Thursday, January 24, 2019

America's City (Part 4)

Dallas is filled with many iconic images (think Book Depository, Dealy Plaza, Reunion Tower, Dallas Cowboys) but one of my favorites is the Pegasus, the mythical winged horse.  I think it brings out the 10-year old little girl in me who was obsessed with unicorns.   


For some strange reason, Dallas loves Pegasus. 

It's on Deep Ellum murals and downtown street signs. Its name is used for local shops and parks and even craft beers. From the top of the Magnolia Hotel, it shines as a symbol of the city. 

But what's the deal with this winged horse, an oil company's old logo, as Dallas' unofficial mascot? 
 In 1934, a brilliant neon Pegasus icon was placed on top of the headquarters of the Magnolia Oil Co. It was the tallest building in Dallas for years, and even pilots in Waco said they could see the red beacon in the north. 

Magnolia was folded into Mobil in 1959, and Mobil adopted the red Pegasus logo. Even today, the city of Dallas has an agreement with Exxon Mobil to continue to use the image as a symbol for the city.
 Others who try to adopt it have been confronted with legal action from the corporation.

The red Pegasus stayed lit atop the old Magnolia building until 1999, when the rusty symbol was removed and replaced with a shiny new version that was lit on Jan. 1, 2000.
The original Pegasus, however,  was hidden away in a storage shed until 2015, when it was renovated and placed in front of the Omni Dallas Hotel downtown. That street-level location makes it more visible up close than the high-flying horse on the roof of the Magnolia Hotel.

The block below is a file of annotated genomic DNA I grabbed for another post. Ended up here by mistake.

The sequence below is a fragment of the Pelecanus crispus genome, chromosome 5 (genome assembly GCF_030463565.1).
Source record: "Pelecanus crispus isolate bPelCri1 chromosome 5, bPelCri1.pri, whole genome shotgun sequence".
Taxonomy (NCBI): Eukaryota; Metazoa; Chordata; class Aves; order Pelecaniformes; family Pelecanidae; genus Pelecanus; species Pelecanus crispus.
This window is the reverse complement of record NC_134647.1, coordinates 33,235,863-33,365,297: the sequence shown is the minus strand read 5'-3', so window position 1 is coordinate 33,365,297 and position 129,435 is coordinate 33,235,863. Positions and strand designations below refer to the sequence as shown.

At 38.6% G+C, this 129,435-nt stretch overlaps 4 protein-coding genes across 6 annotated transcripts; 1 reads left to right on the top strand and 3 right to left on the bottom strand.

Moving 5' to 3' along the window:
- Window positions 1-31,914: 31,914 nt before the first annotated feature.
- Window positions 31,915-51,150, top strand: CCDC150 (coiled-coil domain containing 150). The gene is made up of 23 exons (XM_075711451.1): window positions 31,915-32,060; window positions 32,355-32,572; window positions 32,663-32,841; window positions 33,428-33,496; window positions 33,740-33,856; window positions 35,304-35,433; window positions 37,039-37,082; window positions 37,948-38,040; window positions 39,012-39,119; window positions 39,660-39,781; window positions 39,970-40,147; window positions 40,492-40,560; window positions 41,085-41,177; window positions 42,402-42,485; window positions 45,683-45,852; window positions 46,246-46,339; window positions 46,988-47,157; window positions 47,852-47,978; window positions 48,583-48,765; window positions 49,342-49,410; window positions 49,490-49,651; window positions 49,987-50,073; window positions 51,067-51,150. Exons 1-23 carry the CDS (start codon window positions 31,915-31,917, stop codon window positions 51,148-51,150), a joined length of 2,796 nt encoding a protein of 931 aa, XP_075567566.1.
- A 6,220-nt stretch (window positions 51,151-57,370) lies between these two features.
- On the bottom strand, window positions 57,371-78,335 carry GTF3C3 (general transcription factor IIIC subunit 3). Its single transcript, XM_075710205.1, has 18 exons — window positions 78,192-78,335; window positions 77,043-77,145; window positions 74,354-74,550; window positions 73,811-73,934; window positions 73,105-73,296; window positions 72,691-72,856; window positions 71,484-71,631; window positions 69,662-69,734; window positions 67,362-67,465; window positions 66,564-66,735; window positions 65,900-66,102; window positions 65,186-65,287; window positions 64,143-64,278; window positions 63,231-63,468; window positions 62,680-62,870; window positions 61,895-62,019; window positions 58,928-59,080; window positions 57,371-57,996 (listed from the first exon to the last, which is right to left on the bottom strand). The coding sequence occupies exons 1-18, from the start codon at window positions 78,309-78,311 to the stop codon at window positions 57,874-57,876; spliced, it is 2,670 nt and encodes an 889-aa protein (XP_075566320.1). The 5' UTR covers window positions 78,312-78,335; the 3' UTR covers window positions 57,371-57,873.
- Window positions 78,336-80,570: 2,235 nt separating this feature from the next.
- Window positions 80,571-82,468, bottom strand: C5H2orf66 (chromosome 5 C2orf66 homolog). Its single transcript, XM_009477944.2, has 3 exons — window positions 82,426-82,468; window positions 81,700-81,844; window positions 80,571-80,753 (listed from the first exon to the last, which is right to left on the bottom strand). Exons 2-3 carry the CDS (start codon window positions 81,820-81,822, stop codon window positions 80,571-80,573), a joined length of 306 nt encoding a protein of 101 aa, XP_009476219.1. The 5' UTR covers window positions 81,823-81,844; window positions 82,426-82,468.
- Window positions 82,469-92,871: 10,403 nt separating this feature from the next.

That's the myth of Dallas, anyway. It's an oft-repeated origin story: No one knows why Dallas is named Dallas, and although its position on the Trinity River made it an important crossing at one time, it was by no means created as an inland port. Dallas has defied odds since its inception, just like the mythic winged horse.
According to ancient mythology, a natural spring would bubble up on every spot of ground that Pegasus touched. That symbol makes sense for an exploratory oil company, and is easily applied to a city that prides itself on making something out of nothing.
Dallas, as a city, sees itself as exceeding expectations while building a shining city on the prairie where none should be.

Finding Pegasus in Dallas is like a massive game of "I spy." Just look around and you're bound to spot the winged horse nearby. It's on street signs downtown and murals in Deep Ellum. It's the mascot of the Dallas Wings WNBA team, as well as the mascot for Booker T. Washington High School for the Performing and Visual Arts

The Pegasus iconography also can be found in the North Texas beer scene, like Pegasus City Brewery in the Design District. Deep Ellum Brewing Co. also has used an inverted Pegasus to symbolize rebellion from the Dallas way.

You can go to a play from the Pegasus Theatre company. You can fly an unofficial city flag featuring the red horse. You can grab lunch downtown at Pegasus Plaza, next to the Magnolia Hotel. 

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